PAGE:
Spurlock was the only of the group to speak on the record and in person with Denver7 Investigates. He said that while he agrees those involved should face prosecution, he believes Crow unfairly targeted law enforcement officers despite the evidence there were officers from other jurisdictions who were involved while off-duty.
Spurlock added that he would not adhere to Crow’s request and said several of the other chiefs and sheriffs said they would not either.
“Let me just say I was surprised when I read it that a congressman would ask me as another elected official to ask my employees what they were doing on their days off or their vacation,” Spurlock said. “…I think it’s inappropriate to ask those kinds of questions. We will obviously cooperate with law enforcement if we had information. I know all the law enforcement leaders on this page, and I know they’ll cooperate openly and immediately.”
He said he understood where Crow was coming from after the riot and said he believes “that there are some people who need to be held accountable,” but added that he did not feel right asking his employees about their time off.
“I’m being asked to infringe upon my employees’ First Amendment rights of freedom of movement and freedom of speech and their ability to go on vacation, and I don’t think I should do that,” Spurlock said. “I don’t think I’m in a position to do that because I have no evidence to believe any of my employees were involved. But on the other side of that … I do not condone that kind of criminal behavior and I don’t know why any law enforcement officer would.”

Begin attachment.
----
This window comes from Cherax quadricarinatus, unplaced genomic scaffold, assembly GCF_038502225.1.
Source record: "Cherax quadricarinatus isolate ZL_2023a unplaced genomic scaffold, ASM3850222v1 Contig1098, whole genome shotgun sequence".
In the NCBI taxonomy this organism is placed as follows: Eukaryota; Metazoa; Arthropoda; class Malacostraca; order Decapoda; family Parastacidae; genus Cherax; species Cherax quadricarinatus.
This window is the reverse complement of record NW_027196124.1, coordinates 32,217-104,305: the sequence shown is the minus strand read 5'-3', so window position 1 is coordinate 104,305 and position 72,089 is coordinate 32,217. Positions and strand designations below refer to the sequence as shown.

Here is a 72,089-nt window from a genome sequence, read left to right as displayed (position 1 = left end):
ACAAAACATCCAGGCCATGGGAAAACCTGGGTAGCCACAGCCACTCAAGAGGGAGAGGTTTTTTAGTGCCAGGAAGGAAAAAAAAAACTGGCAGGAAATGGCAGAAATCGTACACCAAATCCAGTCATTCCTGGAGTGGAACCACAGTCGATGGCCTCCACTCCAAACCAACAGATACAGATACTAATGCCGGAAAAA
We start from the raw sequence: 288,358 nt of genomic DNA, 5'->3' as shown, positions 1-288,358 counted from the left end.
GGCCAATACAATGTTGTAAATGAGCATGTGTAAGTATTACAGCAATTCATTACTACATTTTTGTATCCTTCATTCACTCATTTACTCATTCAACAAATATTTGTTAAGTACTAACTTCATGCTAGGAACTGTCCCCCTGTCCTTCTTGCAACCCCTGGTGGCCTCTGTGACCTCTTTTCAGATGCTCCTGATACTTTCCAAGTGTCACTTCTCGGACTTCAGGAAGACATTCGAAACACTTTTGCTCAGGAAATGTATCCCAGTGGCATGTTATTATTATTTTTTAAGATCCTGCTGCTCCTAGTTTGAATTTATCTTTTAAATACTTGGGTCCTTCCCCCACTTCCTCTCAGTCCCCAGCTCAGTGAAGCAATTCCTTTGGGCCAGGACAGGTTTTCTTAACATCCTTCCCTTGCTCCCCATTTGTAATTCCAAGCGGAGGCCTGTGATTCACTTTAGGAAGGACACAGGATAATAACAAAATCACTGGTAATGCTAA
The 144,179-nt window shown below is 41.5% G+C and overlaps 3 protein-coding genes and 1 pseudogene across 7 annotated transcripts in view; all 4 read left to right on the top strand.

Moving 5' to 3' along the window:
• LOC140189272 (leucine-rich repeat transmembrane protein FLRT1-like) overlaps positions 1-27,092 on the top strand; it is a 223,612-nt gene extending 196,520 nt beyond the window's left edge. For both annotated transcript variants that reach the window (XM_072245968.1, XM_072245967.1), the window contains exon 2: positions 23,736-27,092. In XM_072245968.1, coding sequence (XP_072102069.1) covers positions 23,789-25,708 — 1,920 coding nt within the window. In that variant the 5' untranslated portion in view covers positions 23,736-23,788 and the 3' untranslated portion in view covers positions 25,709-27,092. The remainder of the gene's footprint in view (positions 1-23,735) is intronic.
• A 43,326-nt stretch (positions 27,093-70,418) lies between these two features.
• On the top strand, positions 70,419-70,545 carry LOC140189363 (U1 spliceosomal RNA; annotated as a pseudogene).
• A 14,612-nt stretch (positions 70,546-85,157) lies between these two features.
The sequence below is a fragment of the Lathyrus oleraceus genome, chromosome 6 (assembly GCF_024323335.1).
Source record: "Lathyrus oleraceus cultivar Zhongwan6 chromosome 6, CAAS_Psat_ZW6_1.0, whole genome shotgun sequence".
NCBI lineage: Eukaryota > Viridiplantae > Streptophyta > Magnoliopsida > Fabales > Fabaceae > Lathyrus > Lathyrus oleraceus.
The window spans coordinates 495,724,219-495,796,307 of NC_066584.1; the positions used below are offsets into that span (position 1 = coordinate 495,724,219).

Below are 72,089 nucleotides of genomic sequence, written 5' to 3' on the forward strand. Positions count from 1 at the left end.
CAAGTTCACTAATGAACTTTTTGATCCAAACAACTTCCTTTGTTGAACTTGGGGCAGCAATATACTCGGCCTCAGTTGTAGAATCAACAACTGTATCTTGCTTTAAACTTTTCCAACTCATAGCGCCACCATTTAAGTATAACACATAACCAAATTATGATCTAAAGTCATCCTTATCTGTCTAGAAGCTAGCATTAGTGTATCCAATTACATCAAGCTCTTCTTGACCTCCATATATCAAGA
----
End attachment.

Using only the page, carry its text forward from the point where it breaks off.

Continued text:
Spurlock said he believes that any law enforcement officers who did partake in the storming of the Capitol should be removed from their position and prosecuted. The sheriff said he hoped that if any of his officers were there that they would “turn around and go the other direction.”
Spurlock, a Republican, said that he had spoken to five of the other chiefs or sheriffs on the letter and gotten the same reaction.
“It seems like in some of the words I’ve heard, this seems like a witch hunt. This seems like a target at specific people. I think that’s the wrong way to go about that.”
Spurlock said he’d heard there were four Douglas County residents identified as being at the rally but that he did not have specific information on them, nor had he been asked to provide information or intelligence on them by another agency. He and the others he spoke with agreed they would not be responding to Crow’s letter and quizzing their employees, though Spurlock also acknowledged he had not talked to all of them with respect to the letter.